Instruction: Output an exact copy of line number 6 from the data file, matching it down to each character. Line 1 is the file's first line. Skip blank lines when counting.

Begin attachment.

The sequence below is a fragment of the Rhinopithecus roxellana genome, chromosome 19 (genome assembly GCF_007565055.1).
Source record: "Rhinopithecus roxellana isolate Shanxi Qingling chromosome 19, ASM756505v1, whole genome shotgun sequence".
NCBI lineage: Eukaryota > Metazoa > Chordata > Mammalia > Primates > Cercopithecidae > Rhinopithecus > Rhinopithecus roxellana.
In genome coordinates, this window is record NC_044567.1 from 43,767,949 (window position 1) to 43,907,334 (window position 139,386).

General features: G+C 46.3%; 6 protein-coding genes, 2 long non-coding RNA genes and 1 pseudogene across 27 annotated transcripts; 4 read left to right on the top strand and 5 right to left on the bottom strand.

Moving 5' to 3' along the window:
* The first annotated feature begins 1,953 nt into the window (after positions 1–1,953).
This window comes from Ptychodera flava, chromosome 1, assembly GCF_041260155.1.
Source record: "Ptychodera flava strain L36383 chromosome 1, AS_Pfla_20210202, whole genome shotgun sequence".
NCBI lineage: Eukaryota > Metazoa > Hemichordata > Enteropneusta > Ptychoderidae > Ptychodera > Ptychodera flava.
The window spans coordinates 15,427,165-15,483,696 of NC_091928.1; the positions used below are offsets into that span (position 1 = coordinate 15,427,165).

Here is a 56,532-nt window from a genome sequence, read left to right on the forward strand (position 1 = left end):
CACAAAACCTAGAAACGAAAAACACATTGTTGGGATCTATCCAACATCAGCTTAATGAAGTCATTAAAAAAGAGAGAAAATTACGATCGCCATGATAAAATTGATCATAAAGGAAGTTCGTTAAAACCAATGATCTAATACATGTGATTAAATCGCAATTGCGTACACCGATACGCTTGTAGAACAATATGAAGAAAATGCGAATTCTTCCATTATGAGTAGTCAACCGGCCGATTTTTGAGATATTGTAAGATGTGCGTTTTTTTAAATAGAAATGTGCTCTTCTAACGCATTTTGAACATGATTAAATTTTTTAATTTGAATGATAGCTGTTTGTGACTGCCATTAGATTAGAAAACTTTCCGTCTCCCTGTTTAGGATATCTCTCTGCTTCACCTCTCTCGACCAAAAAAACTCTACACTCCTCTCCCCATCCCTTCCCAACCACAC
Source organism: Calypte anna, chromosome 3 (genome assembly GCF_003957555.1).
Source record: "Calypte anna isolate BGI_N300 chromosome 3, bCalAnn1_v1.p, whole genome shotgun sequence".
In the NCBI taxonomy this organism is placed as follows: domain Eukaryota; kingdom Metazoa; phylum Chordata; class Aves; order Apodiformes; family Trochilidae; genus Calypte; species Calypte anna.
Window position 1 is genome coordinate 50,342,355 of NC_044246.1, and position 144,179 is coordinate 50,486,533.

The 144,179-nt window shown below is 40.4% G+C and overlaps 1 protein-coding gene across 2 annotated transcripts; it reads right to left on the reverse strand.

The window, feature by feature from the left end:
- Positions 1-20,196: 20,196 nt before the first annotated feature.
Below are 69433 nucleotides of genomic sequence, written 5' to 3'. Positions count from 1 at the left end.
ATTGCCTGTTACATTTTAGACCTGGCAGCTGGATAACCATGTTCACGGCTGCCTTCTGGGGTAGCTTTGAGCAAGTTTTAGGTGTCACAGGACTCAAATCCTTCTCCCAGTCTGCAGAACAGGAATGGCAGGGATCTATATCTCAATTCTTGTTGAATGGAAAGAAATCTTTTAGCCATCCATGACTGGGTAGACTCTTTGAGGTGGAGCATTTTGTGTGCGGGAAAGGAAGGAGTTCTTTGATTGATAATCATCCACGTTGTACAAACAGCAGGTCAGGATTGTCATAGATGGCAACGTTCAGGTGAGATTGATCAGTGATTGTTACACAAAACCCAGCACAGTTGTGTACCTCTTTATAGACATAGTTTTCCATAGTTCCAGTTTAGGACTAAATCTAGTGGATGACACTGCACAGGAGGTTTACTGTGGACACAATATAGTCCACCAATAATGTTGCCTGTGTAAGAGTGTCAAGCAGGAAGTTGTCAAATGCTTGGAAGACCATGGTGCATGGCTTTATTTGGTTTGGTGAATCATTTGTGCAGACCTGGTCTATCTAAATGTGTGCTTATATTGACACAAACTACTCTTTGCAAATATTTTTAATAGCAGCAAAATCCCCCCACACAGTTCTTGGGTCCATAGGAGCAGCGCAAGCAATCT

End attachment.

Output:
Moving 5' to 3' along the window: